Free societies face emerging, existential threats from technology | Artificial intelligence
Silicon Valley is currently, and correctly, under fire for the failure of leading platforms such as Facebook, Google and Twitter to protect against the spread of disinformation, hate speech and efforts to disrupt our elections. I don't know why these companies behaved as they did.
But whatever the reason – naiveté, excessive focus on near-term profits, or simply a lack of proper attention on mind-numbingly complex problems – it's clear they have to do a better job of making sure technology makes our world safer, freer and more stable rather than the opposite.
But it's not just these big companies that need to up their game. As venture capitalists, we need to do more to find, fund and help a new generation of technology companies that build the infrastructure and applications to deal with technology-based threats to stability and security. Yes, Facebook and Twitter must deal with unintended consequences of their massive platforms. But if history is any guide, it will be new companies that come up with the bold new visions and business models to address fundamental, once-in-a-generation challenges.
I don't use the word fundamental lightly. Just think about all security failures you now take for granted, that once would have been unthinkable. Our PCs and other devices are patched every few hours or days, rather than every few months. We are routinely warned by merchants—sometimes even credit agencies!—to change our passwords because they've been hacked. We are relieved, rather than annoyed, when the credit card company calls to verify our recent purchases.
We feel abused when we read how our online identity has been monetized without our knowledge or used to micro-target us with ads by groups seeking to polarize our politics. And there are deeper-seated concerns, like the nagging fear of a terror attack or a lone-wolf gunman when we enter an airport or let our teenage kid go to a concert. Our physical and cyber selves feel threatened on a regular basis. Like it or not, we are too often under attack, as individuals, consumers and as citizens. But like the proverbial frog in a pot, we don't seem to notice the rising water temperature.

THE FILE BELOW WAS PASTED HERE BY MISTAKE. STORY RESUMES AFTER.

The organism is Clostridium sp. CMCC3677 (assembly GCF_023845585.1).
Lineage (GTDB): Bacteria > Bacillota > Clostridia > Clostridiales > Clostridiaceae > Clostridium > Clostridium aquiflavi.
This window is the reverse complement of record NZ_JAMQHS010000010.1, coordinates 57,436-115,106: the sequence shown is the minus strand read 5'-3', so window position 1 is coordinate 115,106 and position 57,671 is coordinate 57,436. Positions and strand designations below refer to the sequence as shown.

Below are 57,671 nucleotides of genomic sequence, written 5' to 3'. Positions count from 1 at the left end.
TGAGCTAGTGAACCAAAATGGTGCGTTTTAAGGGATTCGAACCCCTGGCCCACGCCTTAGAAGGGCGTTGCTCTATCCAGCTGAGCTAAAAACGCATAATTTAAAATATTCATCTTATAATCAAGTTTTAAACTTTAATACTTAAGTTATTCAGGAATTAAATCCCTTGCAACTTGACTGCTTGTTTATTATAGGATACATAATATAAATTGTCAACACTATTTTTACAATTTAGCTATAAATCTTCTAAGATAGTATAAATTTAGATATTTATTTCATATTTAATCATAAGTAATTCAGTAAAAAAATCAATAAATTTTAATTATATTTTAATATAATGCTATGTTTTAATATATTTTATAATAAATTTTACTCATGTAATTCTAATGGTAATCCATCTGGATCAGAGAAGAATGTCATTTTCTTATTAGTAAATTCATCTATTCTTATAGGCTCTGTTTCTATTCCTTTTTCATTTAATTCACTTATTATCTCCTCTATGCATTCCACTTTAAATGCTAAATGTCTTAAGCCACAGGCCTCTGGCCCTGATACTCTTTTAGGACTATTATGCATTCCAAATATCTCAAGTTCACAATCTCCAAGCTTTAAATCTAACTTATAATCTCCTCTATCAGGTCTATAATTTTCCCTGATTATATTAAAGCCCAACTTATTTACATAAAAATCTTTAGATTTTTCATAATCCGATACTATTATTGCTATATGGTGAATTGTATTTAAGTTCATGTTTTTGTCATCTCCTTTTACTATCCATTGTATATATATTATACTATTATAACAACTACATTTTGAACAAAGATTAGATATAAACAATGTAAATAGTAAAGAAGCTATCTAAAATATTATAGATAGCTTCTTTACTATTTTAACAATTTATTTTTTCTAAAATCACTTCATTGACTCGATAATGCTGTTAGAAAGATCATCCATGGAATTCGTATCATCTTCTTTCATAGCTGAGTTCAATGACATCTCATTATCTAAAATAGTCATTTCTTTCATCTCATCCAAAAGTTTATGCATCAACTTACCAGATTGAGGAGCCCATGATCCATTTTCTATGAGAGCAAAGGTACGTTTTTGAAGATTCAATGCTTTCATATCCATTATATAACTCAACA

If we stick with the status quo, that water is only going to get hotter. We already know the Russians (and the Iranians, and the North Koreans) are again targeting U.S. voting systems in advance of the midterm elections, and the Russians also have the ability to shut down large parts of our electric grid. It hasn't happened yet, but will Americans start worrying about congregating in public spaces, whether it is to protest, attend large rallies, or go to concerts? I grew up in Pakistan, where horrific gun and bomb attacks on civilians are more common. I can't help fear the same scourge will come to our shores.
If this sounds like scare-mongering, so be it. There is no getting around the fact that more people have more ways to do large-scale damage than ever before. Thankfully there are technologists and entrepreneurs working diligently to find ways to defend us from such harm.
Our portfolio company Evolv Technology, for example, is using advanced sensors and AI in weapons detection systems that can screen hundreds of people per hour without making them slow down or empty their pockets and purses. Companies like ShieldAI, Convexxum, Echodyne and others are using machine vision and advanced radars/lidar technologies to prevent people from being put in harm's way by drone-type attacks.
Funding such companies can be different than the deals Silicon Valley VCs are used to. In most cases, these firms must collaborate with trusted government actors, intelligence agencies and enforcement organizations–not to mention comply with their regulations. To be successful, they need to share information with other companies, including competitors.
But I'm betting the trouble will be well worth it. History tells us that companies that overcome big obstacles to create new markets often enjoy years of rapid growth, and few competitors.
Most of all, I believe a nervous world is ready to reward companies that make it feel safer. Just as Uber and Airbnb caught the front edge of the sharing economy boom, companies whose mission is aligned with a change in the societal zeitgeist can create huge value.
Investors are already doing their part. DCVC recently invested in Fortem Technologies, and Shasta Ventures in AirSpace, which make Star Wars-ish systems of AI-based drones whose only role is to automatically detect, identify, and slam into drones that wander into unauthorized airspace — say, over a private estate, or a factory.
General Catalyst invested in Mark43, which makes a cloud platform to help police departments and their detectives investigate crimes more quickly and effectively.
While these mission-oriented companies may not provide the fastest or steepest ramp to riches, the best of these mission-oriented companies will create technology that affects each of us every day, and businesses that will be resilient to economic cycles, fads and fashion. For investors, it's a twofer of enlightened self-interest — both as investors, and as citizens. To paraphrase JFK, we should invest in such companies “not because it is easy, but because it is hard.”